My friends and family have always found that video games and board games are always good go-to gifts for me during the holiday season (which for us, starts in the fall, as my partner and I both have birthdays in September and October). 2020 was a bit different, however. For one thing, the COVID-19 pandemic meant that we weren't able to get groups together for tabletop gaming nearly as often as we used to. The pandemic didn't stop us from tabletop gaming altogether, but we restrained our play to being with only a few regular players, and even then, played mostly 2-player games in order to avoid having multiple house guests at a time. We even sometimes wore masks while playing, just as an added precaution.

It wasn't that I didn't want new board games (or expansions to games I already have); rather, we just weren't sure when I'd ever be able to play them. For example, I did receive the new Crusader Kings board game by Free League Publishing. Hopefully, I'll have an opportunity to play it sometime soon, and be able to write a review for it to go along with my review of the video game.

But video games were not a hard purchase because of the pandemic. Sitting at home and playing video games is, after all, one of the best and safest pass-times during a pandemic. Rather, the big video game releases of this fall came with a lot of baggage or circumstantial reasons why I wasn't enthusiastic to buy them.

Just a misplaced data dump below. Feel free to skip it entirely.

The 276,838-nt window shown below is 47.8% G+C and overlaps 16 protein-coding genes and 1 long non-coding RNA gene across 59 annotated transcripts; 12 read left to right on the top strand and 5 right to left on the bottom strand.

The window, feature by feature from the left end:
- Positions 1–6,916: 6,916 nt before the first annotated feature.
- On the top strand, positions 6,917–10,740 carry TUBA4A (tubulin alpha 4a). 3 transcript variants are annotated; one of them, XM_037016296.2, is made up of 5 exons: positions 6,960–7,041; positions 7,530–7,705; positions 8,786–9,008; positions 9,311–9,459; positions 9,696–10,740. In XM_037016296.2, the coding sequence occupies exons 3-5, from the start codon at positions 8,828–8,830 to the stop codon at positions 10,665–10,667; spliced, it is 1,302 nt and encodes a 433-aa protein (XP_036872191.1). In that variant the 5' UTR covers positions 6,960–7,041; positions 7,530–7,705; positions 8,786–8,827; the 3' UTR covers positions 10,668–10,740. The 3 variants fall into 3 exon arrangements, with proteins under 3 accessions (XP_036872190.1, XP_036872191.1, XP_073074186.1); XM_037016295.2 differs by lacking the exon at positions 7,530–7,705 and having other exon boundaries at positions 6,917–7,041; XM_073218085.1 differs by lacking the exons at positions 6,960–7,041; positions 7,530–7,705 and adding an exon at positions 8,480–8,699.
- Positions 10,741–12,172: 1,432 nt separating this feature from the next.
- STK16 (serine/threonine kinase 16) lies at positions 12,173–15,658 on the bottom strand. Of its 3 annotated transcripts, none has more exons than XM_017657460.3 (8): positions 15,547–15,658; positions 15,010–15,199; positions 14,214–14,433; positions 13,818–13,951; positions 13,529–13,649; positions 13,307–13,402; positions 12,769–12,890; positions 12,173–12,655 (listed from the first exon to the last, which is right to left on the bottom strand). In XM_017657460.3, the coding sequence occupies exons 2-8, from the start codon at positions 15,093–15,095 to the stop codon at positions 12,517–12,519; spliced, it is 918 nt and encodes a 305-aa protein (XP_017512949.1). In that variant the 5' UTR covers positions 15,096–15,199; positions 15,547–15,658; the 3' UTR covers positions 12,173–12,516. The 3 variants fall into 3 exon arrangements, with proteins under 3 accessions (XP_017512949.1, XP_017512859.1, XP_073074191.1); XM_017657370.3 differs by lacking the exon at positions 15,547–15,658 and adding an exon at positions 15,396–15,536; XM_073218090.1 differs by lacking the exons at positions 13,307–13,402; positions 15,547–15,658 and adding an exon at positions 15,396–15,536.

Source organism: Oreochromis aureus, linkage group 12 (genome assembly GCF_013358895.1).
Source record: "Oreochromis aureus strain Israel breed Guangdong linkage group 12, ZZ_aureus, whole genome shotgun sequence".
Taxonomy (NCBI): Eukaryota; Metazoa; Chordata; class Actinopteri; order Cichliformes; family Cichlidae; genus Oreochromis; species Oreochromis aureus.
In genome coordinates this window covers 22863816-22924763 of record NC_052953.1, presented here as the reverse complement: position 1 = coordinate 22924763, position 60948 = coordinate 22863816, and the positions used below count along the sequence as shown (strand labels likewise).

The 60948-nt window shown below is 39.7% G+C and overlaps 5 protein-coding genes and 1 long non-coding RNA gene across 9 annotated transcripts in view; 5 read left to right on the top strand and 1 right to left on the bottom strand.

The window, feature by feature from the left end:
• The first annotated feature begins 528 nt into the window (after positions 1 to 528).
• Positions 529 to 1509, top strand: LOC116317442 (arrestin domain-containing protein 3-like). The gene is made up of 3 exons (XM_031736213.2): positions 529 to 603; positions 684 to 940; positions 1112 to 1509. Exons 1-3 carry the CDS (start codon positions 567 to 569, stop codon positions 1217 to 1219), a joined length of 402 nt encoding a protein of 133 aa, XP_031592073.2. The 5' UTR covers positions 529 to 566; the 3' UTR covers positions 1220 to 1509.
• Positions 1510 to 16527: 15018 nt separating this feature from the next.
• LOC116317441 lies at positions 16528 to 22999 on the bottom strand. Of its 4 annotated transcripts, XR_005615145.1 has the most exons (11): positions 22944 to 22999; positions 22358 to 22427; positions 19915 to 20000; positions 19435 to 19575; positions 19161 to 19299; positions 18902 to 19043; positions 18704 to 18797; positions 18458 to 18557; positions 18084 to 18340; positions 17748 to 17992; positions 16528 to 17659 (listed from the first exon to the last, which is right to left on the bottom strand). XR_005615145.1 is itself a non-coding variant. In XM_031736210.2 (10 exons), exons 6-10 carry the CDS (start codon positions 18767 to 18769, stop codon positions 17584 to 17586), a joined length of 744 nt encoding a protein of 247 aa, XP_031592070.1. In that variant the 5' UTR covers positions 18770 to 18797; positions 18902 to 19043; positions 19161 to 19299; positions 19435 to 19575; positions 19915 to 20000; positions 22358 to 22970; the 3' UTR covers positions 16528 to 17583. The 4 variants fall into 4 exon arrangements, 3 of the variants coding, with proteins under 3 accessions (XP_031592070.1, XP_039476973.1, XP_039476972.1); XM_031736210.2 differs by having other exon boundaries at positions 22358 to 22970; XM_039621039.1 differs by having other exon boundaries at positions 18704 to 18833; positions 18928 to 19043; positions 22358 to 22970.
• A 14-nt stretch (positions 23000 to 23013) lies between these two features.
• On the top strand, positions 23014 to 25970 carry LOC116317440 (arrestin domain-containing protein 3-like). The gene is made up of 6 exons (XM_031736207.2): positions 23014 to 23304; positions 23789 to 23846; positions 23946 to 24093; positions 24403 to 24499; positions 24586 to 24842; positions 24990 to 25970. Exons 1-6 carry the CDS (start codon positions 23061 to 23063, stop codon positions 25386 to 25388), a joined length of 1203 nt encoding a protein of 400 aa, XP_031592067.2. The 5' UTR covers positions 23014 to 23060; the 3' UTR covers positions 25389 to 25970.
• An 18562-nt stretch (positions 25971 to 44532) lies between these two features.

Lack of games didn't sell me on a PS5

First and foremost is the biggest of the big new releases this year: the new consoles. I've never been an XBox-player, so there was no interest in a new XBox to begin with. I am, however, interested in the PS5. But I wasn't rushing out to buy one because I'm not going to buy a new console if there aren't any exclusive new games to play on it. And since I wasn't rushing out to buy one, supply problems meant that it only got harder to find one. Honestly, I was surprised that the PS5 seemingly sold so well considering that there just wasn't all that much to play on it. My lack of enthusiasm for the new console meant that even though my partner considered trying to buy one, she eventually decided against it.

The only 2 games on PS5 worth playing are not worth buying a new console.

The big releases for the PS5 were the Demon's Souls remake and Miles Morales. So far, they are the only 2 games worth playing on the PS5, which is why I saw them bundled together with the console at multiple retailers and resellers. I was interested in both, but not enough to drop $400 on a new console -- especially not during a time of economic uncertainty. I'm sorry Sony, but if you want to sell me on a new console, you got to have something better than a remake of a game from 10 years ago (and 2 console generations ago) that I already played the hell out of back in the day, and a sequel to game from 2 years ago that looks like it's mostly just more of the same (and which is also available on the last-gen console anyway). Every other big release for the PS5, from Assassin's Creed: Valhalla to Cyberpunk: 2077 was also released on other platforms, so again, there was no need to rush out and buy a PS5 to play these games -- which I wouldn't have done anyway because both of those games have their own baggage, which I'll get to later in this post.